These should be joyful times for Emma (Sophie Desmarais). She’s thought of as the top of her class and is about to finish a year-long residency conducting for Orchestre Métropolitain in her hometown of Montreal. There’s talk she might even be up for a permanent position––which would work perfectly now that she’s started seeing one of the group’s cellists (Nour Belkhiria’s Naëlle). Emma should be drinking champagne with friends and celebrating with her family because future dreams are about to become her actual present. Yet her agent can’t help but always applaud their work rather than hers. While a red flag normally, the fact that Patrick (Sylvain Marcel) is also her father means the sirens are deafening.
I say that with hindsight, though. Did I think it at the start? No. Because writer-director Chloé Robichaud does a wonderful job writing their dynamic as complex-yet-successful at the beginning. Patrick and Emma agreed that she would only sign with his agency if she was willing to be treated like every other client. Friction obviously rears its head. He’s not going to sugarcoat things or stop himself from providing criticism because he’s being paid to be honest with her and a bastard to anyone trying to sign her to as favorable a contract for them as possible. Complexity in good times, however, can quickly turn hostile in bad. And hiding behind notions of “professionalism” rings false when “honesty” transforms into abuse.
The title Days of Happiness is thus more dark joke than literal representation of what’s happening onscreen once the “golden student” meets adversity. It comes from all angles. An idol (Vincent Leclerc’s Philippe) gives praise before saying she’s still young and inexperienced and stuck in her own head as far as holding perfection above emotion. Naëlle won’t let her properly meet her son (Rayan Benmoussa’s Jad) because of how doing so might complicate her tenuous separation with the boy’s father. And Patrick is pushing for her to choose a composer’s work that even she admits might be outside her current talents. Emma feels stuck as a result. She’s being provoked, challenged, and undermined with little room to fight back. She relents. She does what they say. She loses herself.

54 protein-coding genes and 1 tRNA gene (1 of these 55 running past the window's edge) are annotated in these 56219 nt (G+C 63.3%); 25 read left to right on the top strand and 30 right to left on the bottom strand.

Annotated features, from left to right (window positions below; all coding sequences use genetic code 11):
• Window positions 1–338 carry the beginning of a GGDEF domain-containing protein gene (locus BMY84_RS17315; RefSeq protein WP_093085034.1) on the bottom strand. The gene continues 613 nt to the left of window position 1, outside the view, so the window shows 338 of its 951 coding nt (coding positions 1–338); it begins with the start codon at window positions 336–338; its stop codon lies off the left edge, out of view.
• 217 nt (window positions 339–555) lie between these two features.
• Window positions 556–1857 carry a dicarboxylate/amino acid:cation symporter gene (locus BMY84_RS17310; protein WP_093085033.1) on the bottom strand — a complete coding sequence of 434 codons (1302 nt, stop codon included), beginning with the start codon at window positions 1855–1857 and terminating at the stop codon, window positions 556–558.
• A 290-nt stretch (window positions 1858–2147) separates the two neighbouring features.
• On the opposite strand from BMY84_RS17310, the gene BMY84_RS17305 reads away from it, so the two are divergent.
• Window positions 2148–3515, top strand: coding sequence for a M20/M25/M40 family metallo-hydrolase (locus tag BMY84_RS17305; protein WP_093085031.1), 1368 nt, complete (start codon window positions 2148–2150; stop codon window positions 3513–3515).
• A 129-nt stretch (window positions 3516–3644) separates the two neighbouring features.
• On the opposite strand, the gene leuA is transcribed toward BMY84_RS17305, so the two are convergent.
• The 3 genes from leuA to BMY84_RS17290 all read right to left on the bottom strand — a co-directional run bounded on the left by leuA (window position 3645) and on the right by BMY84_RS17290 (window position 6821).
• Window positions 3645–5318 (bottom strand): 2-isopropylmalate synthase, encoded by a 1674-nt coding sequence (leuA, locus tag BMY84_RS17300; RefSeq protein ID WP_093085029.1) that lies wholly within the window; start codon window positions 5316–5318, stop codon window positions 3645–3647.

Through it all, though, we glean new details ignited by the death of her grandmother. Truths about her father’s upbringing come to light that ultimately recolor her memory of her own. What we initially might construe as a mirror of conditional love between Emma and Naëlle and Emma and Patrick soon reveals itself to be a canyon-wide contrast. Both hold frustration and the potential for debilitating pain, but only one refuses to give her choice. Only one lays everything on the line despite complications to let her decide regardless of whether she’s ready. The other devolves into manipulation and rage. What had been presented as savvy toughness finds itself exposed as unfeeling control. And watching it is nothing compared to experiencing Emma’s own inevitable recognition.
What initially play like a solid drama lifted by its soulful lead performance actually proves a slow-burning crescendo of catharsis wherein Emma must find the strength to cut the strings that have been leading her forward. Patrick has a line to the effect of “it’s easy to act for another’s benefit,” as though he’s some martyr who has worked himself to the bone for those around him without ever reaping any rewards. It’s one of the moments where you really see beneath the façade he has cultivated even if Emma can’t quite agree. Because she’s the one those words really describe. She’s the one living for others because doing so makes it easier to avoid the tumult of her own trauma and truth. It leads to an unforgettable climactic concert where her fears pour out.
It’s one of those a-ha moments where everything you’d seen up until that point is refocused under a new heartbreaking light. And while I’m sure for some the music itself will do a lot of heavy lifting (not to mention the differences in Desmarais’ performance through the film’s three distinct concerts), but to me it has everything to do with how Robichaud constructs the scene. She splices in flashbacks of Emma’s childhood––memories and actors we haven’t yet seen so the impact of their presence hits even harder. She leans into reaction shots that have us believing Emma and her parents are reliving those same events through the music too. It’s simultaneously a deep breath of relief and damning judgment that ensures there’s no going back.
Even so, Days of Happiness never proves reductive in its themes or characterizations. Robichaud’s goal isn’t to have Emma get revenge or for Patrick to somehow undergo an overnight metamorphosis via the power of music. She knows that doing so would only trivialize the breakthrough her lead has undergone. Because it’s not really about Patrick at all. Whether he will ever acknowledge his impact on his daughter’s life was just as abusive as his father on his doesn’t matter as long as she understands. This is a story about a woman taking back her life. Maybe her father plays a role in that by helping her achieve her dream, but that gift doesn’t erase the terror of his reign. Just as the latter doesn’t erase the fact she will always still love him.
Days of Happiness premiered at the 2023 Toronto International Film Festival.